What I learned in my first year of business
Time flies when you’re…really busy? It’s hard to believe that I started KB Communications a little over a year ago. There have been sleepless nights, endless Google searches, and lots of questions along the way. But a year later, I’m happy to report that I’m still alive to tell about it.
In just a year, I’ve worked with 14 different clients, across nine different industries. I built my website, and helped others revamp theirs. I’ve worked on countless media relations projects and secured placements that have helped clients support their business goals and share their expertise (see: Senior living communities highlight success after Hurricane Irma). My husband and I also moved (twice) and bought our first home.
It’s been crazy at times, but so worth it. Along the way, I also learned a few things.
1. You don’t have to be good at everything
For a recovering perfectionist, it was hard to accept that I couldn’t do everything well on my own. I spent hours googling accounting questions and still didn’t understand what I was doing most of the time. The good news is that tasks like accounting, web design, graphic design and legal (contracts) can easily be outsourced to someone who is an expert in the field.
Yes, these things cost money. But when you work for yourself, time is money. And if it saves you time to outsource these things, you can spend more time doing the things that make you money (which will cover the cost of outsourcing).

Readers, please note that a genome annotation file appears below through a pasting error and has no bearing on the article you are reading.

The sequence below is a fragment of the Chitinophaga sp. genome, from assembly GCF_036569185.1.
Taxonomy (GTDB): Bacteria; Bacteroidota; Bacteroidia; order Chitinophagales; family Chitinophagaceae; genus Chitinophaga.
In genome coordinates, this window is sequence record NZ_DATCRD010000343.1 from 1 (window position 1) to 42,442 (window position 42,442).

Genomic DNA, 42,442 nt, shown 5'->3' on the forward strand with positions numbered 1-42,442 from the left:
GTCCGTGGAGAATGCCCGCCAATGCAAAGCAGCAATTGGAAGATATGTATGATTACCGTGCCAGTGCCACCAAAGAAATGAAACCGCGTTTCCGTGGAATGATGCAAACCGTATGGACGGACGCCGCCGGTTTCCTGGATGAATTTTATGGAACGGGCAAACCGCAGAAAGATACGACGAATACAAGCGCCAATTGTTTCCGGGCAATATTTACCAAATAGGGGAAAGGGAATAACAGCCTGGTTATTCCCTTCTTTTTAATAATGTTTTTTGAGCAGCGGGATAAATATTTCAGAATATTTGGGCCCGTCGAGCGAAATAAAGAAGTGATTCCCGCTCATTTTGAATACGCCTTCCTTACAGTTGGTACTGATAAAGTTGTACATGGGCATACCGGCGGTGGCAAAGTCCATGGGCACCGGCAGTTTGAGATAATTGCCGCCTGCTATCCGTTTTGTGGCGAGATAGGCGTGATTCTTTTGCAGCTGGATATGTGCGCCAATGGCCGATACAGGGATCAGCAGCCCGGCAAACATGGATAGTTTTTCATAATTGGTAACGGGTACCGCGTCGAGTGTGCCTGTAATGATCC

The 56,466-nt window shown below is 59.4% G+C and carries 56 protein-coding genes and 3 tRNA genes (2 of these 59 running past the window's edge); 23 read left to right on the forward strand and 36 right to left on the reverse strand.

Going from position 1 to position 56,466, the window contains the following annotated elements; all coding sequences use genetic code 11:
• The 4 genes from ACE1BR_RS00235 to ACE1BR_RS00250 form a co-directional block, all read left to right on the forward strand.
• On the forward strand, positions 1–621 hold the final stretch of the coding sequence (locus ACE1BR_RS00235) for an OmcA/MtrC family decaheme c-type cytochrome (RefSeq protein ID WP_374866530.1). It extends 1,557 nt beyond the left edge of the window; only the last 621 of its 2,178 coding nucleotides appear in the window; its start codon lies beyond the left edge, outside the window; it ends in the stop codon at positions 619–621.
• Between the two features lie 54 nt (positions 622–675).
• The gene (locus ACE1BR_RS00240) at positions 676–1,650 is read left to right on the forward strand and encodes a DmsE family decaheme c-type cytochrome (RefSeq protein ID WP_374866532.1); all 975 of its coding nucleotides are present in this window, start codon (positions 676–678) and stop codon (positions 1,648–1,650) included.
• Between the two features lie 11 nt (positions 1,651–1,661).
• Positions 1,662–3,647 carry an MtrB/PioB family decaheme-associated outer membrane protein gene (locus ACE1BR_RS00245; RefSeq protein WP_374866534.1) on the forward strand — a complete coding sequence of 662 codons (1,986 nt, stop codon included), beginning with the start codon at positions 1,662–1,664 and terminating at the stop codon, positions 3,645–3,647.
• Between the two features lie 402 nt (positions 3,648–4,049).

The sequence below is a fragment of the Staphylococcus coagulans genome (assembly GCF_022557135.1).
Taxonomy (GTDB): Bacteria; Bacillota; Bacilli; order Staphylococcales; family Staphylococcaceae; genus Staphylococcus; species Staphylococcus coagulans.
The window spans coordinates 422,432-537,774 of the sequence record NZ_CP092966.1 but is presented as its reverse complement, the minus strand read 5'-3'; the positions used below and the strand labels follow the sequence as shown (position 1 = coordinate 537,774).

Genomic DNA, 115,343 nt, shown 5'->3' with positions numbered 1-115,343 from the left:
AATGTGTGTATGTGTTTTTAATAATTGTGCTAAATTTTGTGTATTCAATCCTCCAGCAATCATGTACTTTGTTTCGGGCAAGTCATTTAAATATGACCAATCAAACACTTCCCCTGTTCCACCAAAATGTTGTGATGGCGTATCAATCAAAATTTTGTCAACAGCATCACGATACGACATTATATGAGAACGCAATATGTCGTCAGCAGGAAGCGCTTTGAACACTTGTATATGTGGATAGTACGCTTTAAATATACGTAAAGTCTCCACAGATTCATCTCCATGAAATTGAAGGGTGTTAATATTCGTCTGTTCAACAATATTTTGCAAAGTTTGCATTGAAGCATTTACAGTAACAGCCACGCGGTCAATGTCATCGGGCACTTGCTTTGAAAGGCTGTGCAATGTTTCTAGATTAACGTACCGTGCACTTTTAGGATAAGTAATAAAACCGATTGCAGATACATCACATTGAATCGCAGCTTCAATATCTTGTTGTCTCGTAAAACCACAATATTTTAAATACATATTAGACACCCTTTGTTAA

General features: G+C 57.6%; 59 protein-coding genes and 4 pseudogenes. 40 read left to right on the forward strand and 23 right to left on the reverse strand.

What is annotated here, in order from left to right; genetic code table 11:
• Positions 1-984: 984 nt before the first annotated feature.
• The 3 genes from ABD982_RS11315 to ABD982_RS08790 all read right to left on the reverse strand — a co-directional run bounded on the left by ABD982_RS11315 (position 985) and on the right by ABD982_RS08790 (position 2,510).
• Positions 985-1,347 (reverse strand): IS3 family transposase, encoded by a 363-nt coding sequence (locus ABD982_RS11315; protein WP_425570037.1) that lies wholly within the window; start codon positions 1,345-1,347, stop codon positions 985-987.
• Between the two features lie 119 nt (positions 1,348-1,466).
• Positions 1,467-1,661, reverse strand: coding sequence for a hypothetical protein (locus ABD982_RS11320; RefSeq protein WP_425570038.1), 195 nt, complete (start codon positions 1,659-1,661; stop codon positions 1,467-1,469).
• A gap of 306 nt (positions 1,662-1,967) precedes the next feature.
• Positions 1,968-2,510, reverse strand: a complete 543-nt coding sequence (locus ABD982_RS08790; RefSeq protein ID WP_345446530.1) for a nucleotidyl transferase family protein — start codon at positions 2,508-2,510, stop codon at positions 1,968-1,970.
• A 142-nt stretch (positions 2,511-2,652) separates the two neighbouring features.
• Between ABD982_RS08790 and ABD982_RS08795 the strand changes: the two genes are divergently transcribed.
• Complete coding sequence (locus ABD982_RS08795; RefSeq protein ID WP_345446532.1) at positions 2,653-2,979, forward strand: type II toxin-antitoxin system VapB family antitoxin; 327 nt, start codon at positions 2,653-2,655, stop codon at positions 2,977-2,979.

2. You can make your own rules
When I first started out, I struggled with (1) whether to position myself as an individual or an agency (I went with individual), (2) how to include my personality on my website and branding (see: headshots and writing in the first person), and (3) how to balance personality with professionalism.
It was incredibly freeing to realize that there weren’t any rules when it came to my branding. Even if everyone else in the industry was going one way, it was perfectly fine for me to go the other way. When you work for yourself, there aren’t any rules. There are best practices, yes. And a few laws to keep in mind… But when it comes to your brand, being authentic is always the right decision.
3. Some things are worth the risk
Despite coming from a long line of entrepreneurs, I never saw myself as a business owner. Taking the leap from a full-time employee to a business owner was a huge risk and I knew that I had a lot to learn. But it was a risk that was worth taking. In my mind, if things didn’t go well I could find another agency job.
For me, success isn’t measured in job titles or dollar signs. It’s about living life well, and going out on my own has allowed me to live that life. So, for now, I won’t be looking for another agency job.
Here’s to one year down, and many more to go.